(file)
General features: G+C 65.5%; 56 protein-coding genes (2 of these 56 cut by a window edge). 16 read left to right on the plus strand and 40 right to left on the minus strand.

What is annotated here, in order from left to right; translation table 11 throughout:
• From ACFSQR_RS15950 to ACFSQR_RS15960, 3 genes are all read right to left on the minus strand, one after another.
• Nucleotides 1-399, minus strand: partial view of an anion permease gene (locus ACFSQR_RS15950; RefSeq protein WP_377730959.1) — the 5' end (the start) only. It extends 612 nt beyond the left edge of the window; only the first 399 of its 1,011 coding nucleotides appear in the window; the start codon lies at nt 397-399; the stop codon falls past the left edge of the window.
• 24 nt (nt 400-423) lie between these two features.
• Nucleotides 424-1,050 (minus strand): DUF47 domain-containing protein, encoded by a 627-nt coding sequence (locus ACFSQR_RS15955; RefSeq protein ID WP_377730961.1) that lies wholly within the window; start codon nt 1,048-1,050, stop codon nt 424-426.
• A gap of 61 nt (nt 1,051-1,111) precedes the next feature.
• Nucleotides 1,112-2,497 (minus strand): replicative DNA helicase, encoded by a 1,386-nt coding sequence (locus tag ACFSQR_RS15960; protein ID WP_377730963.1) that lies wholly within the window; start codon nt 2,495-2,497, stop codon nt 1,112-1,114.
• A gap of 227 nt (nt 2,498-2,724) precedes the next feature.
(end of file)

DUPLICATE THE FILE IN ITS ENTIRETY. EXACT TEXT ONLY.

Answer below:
General features: G+C 65.5%; 56 protein-coding genes (2 of these 56 cut by a window edge). 16 read left to right on the plus strand and 40 right to left on the minus strand.

What is annotated here, in order from left to right; translation table 11 throughout:
• From ACFSQR_RS15950 to ACFSQR_RS15960, 3 genes are all read right to left on the minus strand, one after another.
• Nucleotides 1-399, minus strand: partial view of an anion permease gene (locus ACFSQR_RS15950; RefSeq protein WP_377730959.1) — the 5' end (the start) only. It extends 612 nt beyond the left edge of the window; only the first 399 of its 1,011 coding nucleotides appear in the window; the start codon lies at nt 397-399; the stop codon falls past the left edge of the window.
• 24 nt (nt 400-423) lie between these two features.
• Nucleotides 424-1,050 (minus strand): DUF47 domain-containing protein, encoded by a 627-nt coding sequence (locus ACFSQR_RS15955; RefSeq protein ID WP_377730961.1) that lies wholly within the window; start codon nt 1,048-1,050, stop codon nt 424-426.
• A gap of 61 nt (nt 1,051-1,111) precedes the next feature.
• Nucleotides 1,112-2,497 (minus strand): replicative DNA helicase, encoded by a 1,386-nt coding sequence (locus tag ACFSQR_RS15960; protein ID WP_377730963.1) that lies wholly within the window; start codon nt 2,495-2,497, stop codon nt 1,112-1,114.
• A gap of 227 nt (nt 2,498-2,724) precedes the next feature.